As for Frank and the police, trying to figure out how Claire managed to vanish in thin air…it wasn’t an interesting storyline. And it wasn’t the most believable for me, either. There are plenty of other reasons why someone might go missing without a trace other than running off with another man. Even if the case is determined to be unsolvable, it makes no sense to conclude she must have disappeared without informing any relatives or friends. The scene where Claire is trying to get back to Frank, and they’re both at Craigh na Dun is good, but the rest of the story isn’t so interesting.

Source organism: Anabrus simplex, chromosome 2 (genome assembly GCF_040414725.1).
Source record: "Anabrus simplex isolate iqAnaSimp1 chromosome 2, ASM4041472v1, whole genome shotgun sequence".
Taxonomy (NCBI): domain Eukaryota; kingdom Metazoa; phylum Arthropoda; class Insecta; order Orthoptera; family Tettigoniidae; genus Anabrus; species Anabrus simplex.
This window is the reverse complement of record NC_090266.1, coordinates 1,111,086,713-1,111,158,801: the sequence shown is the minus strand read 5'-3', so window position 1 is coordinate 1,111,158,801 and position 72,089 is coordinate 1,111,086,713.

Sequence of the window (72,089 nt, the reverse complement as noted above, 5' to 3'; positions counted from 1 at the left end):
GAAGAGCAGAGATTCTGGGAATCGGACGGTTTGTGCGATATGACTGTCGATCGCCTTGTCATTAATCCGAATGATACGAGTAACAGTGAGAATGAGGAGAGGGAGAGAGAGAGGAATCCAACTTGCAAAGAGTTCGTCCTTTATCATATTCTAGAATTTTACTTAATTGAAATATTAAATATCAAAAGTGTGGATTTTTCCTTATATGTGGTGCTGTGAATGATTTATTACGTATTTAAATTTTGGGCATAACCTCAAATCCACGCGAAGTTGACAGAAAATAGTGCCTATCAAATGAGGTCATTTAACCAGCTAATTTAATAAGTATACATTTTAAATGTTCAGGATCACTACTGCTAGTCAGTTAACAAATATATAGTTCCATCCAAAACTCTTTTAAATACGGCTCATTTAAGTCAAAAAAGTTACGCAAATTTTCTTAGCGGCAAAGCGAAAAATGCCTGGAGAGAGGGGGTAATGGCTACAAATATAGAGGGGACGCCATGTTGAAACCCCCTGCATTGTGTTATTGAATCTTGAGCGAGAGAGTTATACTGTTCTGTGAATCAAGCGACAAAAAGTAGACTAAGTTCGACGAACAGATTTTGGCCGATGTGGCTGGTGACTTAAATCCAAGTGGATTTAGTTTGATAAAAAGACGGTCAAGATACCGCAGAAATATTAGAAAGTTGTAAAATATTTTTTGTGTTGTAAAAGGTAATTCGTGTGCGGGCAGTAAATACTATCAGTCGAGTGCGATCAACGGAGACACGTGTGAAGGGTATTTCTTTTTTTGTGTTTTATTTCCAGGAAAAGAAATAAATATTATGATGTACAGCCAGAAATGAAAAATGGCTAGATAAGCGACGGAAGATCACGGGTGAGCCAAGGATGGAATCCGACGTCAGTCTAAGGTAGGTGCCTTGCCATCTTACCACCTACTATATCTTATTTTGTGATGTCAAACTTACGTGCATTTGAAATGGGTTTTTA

Favorite Quotes:

Claire: Well, doesn’t it bother you that I’m not a virgin?
Jaime: No. As long as it doesn’t bother you that, I am. I reckon one of us should know what we’re doing.
(–and after they tricked us into thinking the opposite, too. I don’t know if the Starz team or Diana Gabaldon is responsible for that one, but it was crafty either way.)